Garden gnomes of the world, unite!

French group fights to liberate ceramic statues.

Published April 21, 2000 4:00PM (EDT)

You may not know this, but garden gnomes are all the rage in Paris. The
colorful, gaudy gnomes, which some find cute and others find repulsive, were
invented in eastern Germany in the 1870s and have become something of a
status symbol in French gardens.

Last month, Paris' chic Bagatelle gardens opened the country's first
exhibit dedicated to the gnomes. The exhibit featured 2,000 of the elfin
figures, carefully placed amid the peonies and lilac bushes.

And then the Garden Gnome Liberation Front struck.

According to a Reuters report, 20 of the gnomes were stolen during a
nighttime raid. The Garden Gnome Liberation Front
claimed responsibility, and said it would strike again unless the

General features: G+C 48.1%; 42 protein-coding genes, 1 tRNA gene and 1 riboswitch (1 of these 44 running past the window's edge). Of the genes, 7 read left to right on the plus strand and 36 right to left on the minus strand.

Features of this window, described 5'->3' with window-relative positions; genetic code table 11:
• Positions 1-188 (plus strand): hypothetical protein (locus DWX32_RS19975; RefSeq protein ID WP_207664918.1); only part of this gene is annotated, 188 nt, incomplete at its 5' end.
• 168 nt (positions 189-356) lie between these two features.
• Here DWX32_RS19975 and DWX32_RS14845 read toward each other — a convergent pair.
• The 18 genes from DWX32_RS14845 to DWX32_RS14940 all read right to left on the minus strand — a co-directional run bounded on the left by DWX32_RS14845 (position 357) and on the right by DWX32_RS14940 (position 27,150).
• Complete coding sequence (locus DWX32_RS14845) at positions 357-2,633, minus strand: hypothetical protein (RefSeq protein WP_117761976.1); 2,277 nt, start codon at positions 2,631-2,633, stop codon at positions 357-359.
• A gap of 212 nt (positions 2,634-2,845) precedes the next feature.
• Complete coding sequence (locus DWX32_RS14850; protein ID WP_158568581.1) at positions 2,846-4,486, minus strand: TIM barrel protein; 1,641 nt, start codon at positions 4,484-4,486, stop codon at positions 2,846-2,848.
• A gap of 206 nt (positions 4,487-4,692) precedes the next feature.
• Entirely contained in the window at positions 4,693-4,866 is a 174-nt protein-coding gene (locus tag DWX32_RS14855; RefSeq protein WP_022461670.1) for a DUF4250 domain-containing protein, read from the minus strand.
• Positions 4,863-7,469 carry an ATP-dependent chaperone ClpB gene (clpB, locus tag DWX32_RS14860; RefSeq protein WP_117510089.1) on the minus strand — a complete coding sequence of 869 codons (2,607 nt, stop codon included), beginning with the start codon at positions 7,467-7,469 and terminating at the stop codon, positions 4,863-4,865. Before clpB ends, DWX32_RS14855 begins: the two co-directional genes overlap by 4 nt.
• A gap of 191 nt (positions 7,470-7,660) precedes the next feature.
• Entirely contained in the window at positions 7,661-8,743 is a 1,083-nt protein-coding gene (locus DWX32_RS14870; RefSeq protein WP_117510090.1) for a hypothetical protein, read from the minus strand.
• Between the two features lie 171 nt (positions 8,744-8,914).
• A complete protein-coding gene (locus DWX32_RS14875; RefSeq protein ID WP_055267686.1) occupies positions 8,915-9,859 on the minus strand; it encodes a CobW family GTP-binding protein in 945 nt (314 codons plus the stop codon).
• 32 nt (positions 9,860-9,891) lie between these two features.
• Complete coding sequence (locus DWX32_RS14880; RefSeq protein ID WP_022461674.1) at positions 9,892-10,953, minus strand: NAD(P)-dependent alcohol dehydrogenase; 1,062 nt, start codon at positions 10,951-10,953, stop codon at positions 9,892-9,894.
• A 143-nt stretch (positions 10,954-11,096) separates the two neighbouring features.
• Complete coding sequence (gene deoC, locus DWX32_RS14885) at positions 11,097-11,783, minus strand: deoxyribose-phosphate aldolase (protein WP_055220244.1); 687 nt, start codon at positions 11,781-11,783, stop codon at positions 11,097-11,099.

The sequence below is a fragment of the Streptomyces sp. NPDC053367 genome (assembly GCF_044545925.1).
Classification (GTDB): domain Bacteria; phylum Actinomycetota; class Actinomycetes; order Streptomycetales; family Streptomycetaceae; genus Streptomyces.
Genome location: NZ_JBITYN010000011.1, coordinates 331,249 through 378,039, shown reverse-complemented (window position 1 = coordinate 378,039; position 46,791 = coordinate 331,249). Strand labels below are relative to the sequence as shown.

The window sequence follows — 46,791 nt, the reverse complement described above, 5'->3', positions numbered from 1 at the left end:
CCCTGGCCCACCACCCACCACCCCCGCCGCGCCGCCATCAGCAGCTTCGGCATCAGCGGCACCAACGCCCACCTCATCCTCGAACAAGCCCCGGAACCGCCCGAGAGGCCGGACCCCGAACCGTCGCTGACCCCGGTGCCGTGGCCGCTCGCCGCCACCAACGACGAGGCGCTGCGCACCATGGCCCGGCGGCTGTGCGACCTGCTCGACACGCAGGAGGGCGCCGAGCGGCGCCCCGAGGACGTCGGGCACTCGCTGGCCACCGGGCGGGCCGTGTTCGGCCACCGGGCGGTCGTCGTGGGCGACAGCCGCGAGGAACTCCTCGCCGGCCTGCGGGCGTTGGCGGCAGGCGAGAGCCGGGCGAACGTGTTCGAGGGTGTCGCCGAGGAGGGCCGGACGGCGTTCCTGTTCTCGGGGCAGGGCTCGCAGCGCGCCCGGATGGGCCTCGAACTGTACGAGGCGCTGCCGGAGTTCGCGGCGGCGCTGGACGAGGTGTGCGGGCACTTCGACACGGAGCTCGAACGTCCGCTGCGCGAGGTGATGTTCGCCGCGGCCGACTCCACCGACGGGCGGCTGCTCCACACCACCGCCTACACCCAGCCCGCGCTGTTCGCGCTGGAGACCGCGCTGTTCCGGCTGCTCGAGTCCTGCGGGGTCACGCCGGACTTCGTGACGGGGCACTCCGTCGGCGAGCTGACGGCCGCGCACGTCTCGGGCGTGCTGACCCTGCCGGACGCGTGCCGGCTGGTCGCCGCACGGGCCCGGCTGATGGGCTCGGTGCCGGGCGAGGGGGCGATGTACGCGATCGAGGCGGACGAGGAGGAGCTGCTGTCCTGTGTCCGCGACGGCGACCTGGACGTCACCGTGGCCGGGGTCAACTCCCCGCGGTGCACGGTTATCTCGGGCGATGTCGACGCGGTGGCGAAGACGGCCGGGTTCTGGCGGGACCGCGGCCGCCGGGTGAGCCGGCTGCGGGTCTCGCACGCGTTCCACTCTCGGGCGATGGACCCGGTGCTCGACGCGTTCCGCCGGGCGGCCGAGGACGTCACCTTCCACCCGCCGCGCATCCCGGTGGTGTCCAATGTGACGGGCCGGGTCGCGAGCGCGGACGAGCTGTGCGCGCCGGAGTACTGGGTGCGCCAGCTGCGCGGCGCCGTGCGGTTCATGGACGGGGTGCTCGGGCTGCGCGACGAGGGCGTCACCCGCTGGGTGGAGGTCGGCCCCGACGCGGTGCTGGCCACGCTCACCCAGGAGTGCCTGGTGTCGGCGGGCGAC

exhibit was closed and all of the gnomes released. "We demand," the group's
statement said, "that garden gnomes are no longer ridiculed and that they be
released into their natural habitat."

Organizers of the exhibit have said they will not bow to the front's
demands, but the front is not a group to be trifled with. In 1997, it was
fined for the disappearance of some 150 gnomes. And in 1998, a "mass
suicide" of gnomes in the city of Briey in eastern France was attributed to the group.

The 11 gnomes were discovered hanging by their necks under a bridge,
their little bodies swaying in the wind. A letter found nearby explained,
"When you read these few words we will no longer be part of your selfish
world, where we serve merely as pretty decoration."

By J.A. Getzlaff

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